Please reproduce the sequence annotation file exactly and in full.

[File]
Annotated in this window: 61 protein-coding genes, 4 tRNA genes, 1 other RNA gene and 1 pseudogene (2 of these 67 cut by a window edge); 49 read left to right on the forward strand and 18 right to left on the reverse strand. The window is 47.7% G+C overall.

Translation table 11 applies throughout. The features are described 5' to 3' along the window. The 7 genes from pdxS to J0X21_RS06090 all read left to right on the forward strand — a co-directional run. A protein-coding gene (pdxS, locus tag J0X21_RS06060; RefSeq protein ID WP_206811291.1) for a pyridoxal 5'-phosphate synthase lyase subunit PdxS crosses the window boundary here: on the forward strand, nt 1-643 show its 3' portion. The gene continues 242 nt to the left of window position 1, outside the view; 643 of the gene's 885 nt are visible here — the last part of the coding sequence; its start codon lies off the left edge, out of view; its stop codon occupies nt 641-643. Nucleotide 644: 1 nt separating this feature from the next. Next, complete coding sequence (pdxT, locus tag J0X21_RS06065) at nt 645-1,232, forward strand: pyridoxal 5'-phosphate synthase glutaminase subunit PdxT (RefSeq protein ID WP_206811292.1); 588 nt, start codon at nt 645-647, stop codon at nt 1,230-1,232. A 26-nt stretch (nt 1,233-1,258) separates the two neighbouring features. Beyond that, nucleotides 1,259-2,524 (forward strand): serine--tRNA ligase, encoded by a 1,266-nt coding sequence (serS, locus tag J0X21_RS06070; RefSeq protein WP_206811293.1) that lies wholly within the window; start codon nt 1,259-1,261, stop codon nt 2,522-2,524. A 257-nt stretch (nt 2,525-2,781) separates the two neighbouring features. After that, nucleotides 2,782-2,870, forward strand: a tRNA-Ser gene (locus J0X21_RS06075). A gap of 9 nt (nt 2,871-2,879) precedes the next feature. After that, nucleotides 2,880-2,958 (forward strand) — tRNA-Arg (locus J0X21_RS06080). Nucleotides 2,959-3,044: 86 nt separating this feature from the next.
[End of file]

Annotated in this window: 61 protein-coding genes, 4 tRNA genes, 1 other RNA gene and 1 pseudogene (2 of these 67 cut by a window edge); 49 read left to right on the forward strand and 18 right to left on the reverse strand. The window is 47.7% G+C overall.

Translation table 11 applies throughout. The features are described 5' to 3' along the window. The 7 genes from pdxS to J0X21_RS06090 all read left to right on the forward strand — a co-directional run. A protein-coding gene (pdxS, locus tag J0X21_RS06060; RefSeq protein ID WP_206811291.1) for a pyridoxal 5'-phosphate synthase lyase subunit PdxS crosses the window boundary here: on the forward strand, nt 1-643 show its 3' portion. The gene continues 242 nt to the left of window position 1, outside the view; 643 of the gene's 885 nt are visible here — the last part of the coding sequence; its start codon lies off the left edge, out of view; its stop codon occupies nt 641-643. Nucleotide 644: 1 nt separating this feature from the next. Next, complete coding sequence (pdxT, locus tag J0X21_RS06065) at nt 645-1,232, forward strand: pyridoxal 5'-phosphate synthase glutaminase subunit PdxT (RefSeq protein ID WP_206811292.1); 588 nt, start codon at nt 645-647, stop codon at nt 1,230-1,232. A 26-nt stretch (nt 1,233-1,258) separates the two neighbouring features. Beyond that, nucleotides 1,259-2,524 (forward strand): serine--tRNA ligase, encoded by a 1,266-nt coding sequence (serS, locus tag J0X21_RS06070; RefSeq protein WP_206811293.1) that lies wholly within the window; start codon nt 1,259-1,261, stop codon nt 2,522-2,524. A 257-nt stretch (nt 2,525-2,781) separates the two neighbouring features. After that, nucleotides 2,782-2,870, forward strand: a tRNA-Ser gene (locus J0X21_RS06075). A gap of 9 nt (nt 2,871-2,879) precedes the next feature. After that, nucleotides 2,880-2,958 (forward strand) — tRNA-Arg (locus J0X21_RS06080). Nucleotides 2,959-3,044: 86 nt separating this feature from the next.